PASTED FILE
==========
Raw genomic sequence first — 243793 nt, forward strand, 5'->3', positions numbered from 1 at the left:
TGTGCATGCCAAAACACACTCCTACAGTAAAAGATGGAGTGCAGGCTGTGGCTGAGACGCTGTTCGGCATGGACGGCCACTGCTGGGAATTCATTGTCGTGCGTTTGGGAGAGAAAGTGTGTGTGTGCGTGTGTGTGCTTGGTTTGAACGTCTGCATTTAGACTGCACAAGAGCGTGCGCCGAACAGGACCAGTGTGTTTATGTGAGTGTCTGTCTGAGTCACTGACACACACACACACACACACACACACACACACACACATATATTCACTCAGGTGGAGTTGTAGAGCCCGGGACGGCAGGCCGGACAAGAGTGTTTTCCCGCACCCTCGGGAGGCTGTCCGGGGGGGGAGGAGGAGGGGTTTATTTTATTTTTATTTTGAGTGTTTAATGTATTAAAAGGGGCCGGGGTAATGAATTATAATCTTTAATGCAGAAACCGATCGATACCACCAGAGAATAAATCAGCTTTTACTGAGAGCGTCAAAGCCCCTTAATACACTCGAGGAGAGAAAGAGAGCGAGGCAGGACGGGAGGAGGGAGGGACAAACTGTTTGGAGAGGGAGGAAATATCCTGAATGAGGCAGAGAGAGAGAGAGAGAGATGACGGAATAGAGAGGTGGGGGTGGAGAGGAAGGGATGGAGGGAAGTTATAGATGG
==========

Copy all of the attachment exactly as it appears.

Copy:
Raw genomic sequence first — 243793 nt, forward strand, 5'->3', positions numbered from 1 at the left:
TGTGCATGCCAAAACACACTCCTACAGTAAAAGATGGAGTGCAGGCTGTGGCTGAGACGCTGTTCGGCATGGACGGCCACTGCTGGGAATTCATTGTCGTGCGTTTGGGAGAGAAAGTGTGTGTGTGCGTGTGTGTGCTTGGTTTGAACGTCTGCATTTAGACTGCACAAGAGCGTGCGCCGAACAGGACCAGTGTGTTTATGTGAGTGTCTGTCTGAGTCACTGACACACACACACACACACACACACACACACACACACATATATTCACTCAGGTGGAGTTGTAGAGCCCGGGACGGCAGGCCGGACAAGAGTGTTTTCCCGCACCCTCGGGAGGCTGTCCGGGGGGGGAGGAGGAGGGGTTTATTTTATTTTTATTTTGAGTGTTTAATGTATTAAAAGGGGCCGGGGTAATGAATTATAATCTTTAATGCAGAAACCGATCGATACCACCAGAGAATAAATCAGCTTTTACTGAGAGCGTCAAAGCCCCTTAATACACTCGAGGAGAGAAAGAGAGCGAGGCAGGACGGGAGGAGGGAGGGACAAACTGTTTGGAGAGGGAGGAAATATCCTGAATGAGGCAGAGAGAGAGAGAGAGAGATGACGGAATAGAGAGGTGGGGGTGGAGAGGAAGGGATGGAGGGAAGTTATAGATGG